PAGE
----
First published July 1, 2009 - More info
One of the JCI’s Deputy Editors, Stephen G. Emerson, is stepping aside, after almost two and a half years in the position, to focus on his role as the thirteenth president of Haverford College in Haverford, Pennsylvania, USA.
Emerson (Figure 1) has been a Deputy Editor on the editorial board of the JCI since a group of researchers at the University of Pennsylvania took over the leadership of the journal in March 2007. At that time, he ran a highly successful laboratory researching the biology and clinical potential of bone marrow stem cells. However, on July 1st, 2007, Emerson returned to his alma mater as the thirteenth president. The JCI recently got a chance to talk to Emerson about his time as a Deputy Editor of the JCI, his role as president of Haverford College, and what the future holds.
Stephen G. Emerson says he is enjoying the challenge of being the thirteenth president of Haverford College, a place he describes as “the ultimate ‘hands-on’ community.”
JCI: You spent nearly two and half years as Deputy Editor of the JCI. What was the most important thing that you learned?
Emerson: Science is continually evolving, and the standards of scientific quality are continuously increasing. What we might have found novel and important five years ago we no longer do, as other, competing observations move similar and related fields along ever more quickly. I’ve also been reminded how enjoyable it is to discuss great science with colleagues from a variety of fields.
JCI: For most of your time as Deputy Editor of the JCI you were also President of Haverford College. How did you manage to balance the demands of your position at Haverford and the demands of the journal?
Emerson: I maintain a laboratory at Haverford (it may be the only funded stem cell biology lab at a liberal arts college) that we run just like my old lab at Penn, except it’s undergraduates, not post-docs, so I love to remain in science. But the added time involved in reviewing and supervising reviews has been extraordinary. Thank goodness for wonderful reviewers, editors, and staff, and the internet after midnight.
JCI: Why is now a good time to step down from the editorial board of the JCI to focus on Haverford College?
Emerson: There’s never a good time, and I will deeply miss the JCI. But being a college president is already two jobs, and the candle has just burned too thin.
JCI: What drove your decision to leave academia and become President of Haverford College?
Emerson: Ouch. I hope I haven’t left academia! But I know what you mean. The answer is really simple: I had the fortune of attending Haverford College many years ago (1970–1974); I think it’s the best place in the world to educate smart, idealistic 18- to 22-year-olds; and I was honored to serve when asked. I do love the idea of trying to figure out the best ways to prepare students to be the sort of physician-scientists (or legal theorists, public policy activists, poets, playwrights, or teachers) who will really change the world for the better in the next half-century.
JCI: As you mention above, you are a Haverford College alumnus. What was it about the undergraduate experience that brought you back as President?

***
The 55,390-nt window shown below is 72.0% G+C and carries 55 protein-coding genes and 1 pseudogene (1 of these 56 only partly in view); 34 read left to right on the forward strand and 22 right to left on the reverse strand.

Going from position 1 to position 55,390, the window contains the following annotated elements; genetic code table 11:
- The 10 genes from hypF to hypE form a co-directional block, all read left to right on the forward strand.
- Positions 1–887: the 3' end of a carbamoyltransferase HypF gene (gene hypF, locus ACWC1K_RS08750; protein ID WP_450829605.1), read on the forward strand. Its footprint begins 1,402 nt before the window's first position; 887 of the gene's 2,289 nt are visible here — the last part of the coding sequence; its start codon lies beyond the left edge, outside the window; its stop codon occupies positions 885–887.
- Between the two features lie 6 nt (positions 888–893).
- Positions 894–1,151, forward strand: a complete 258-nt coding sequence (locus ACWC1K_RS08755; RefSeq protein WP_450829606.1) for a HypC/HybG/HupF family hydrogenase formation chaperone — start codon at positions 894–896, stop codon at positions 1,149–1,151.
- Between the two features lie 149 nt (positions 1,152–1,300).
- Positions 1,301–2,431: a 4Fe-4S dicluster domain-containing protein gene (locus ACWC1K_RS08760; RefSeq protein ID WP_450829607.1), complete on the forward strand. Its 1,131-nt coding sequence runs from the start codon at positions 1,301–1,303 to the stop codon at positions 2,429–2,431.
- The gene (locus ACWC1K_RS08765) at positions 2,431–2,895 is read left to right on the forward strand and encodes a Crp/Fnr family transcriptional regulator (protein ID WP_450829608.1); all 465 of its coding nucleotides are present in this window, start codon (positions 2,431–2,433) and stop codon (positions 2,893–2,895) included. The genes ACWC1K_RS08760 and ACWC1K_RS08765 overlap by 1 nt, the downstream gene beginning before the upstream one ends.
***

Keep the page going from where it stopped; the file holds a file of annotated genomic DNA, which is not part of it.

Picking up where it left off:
Emerson: I had the good fortune to be able to study everything from non-equilibrium thermodynamics to complex analysis and differential topology to continental philosophy, to play lacrosse, make best friends for life, and to really learn that there is “a common spark” in everyone. Can’t beat that.
JCI: Do you miss being an active physician-scientist?
Emerson: I do miss being a full-time physician-scientist, for sure. But hopefully, if my students stay as incredibly engaged as they were this past year (we’re sending off two papers this summer) and I can keep getting to a couple of meetings per year, I won’t go too far away. But if I ever were to leave science in the (far) future, I would dearly miss it, because all my Haverford science faculty are active investigators (NIH, NSF, and/or HHMI funded, etc.).
JCI: What plans do you have to stay connected to the scientific community, now that you are no longer on the editorial board of the JCI?
Emerson: In addition to our own science, and meetings, I would like to become more involved in policy questions and venues involving nourishing the pipeline of physician-scientists. We graduate four or five combined-degree matriculants every year (about 1.5% of our senior class), but I realize that this is not the norm nationally. So I would like to see if we can offer what we’ve learned from our experience, learn from others with different viewpoints, and see if we can help together, on a national level.
JCI: We understand you are a keen bridge player. One of your partners indicates that your style is “aggressively, perhaps irrationally, optimistic”. Assuming you concur, has this approach to bridge helped you in your approach to being President of Haverford?
Emerson: Hah! But seriously, isn’t being relentlessly optimistic (while also self-critical) the key to success in science? It certainly is the key to growing into a potentially happy and successful college graduate, so I hope that I’m just leading by doing. The bottom line is . . . I can’t help it.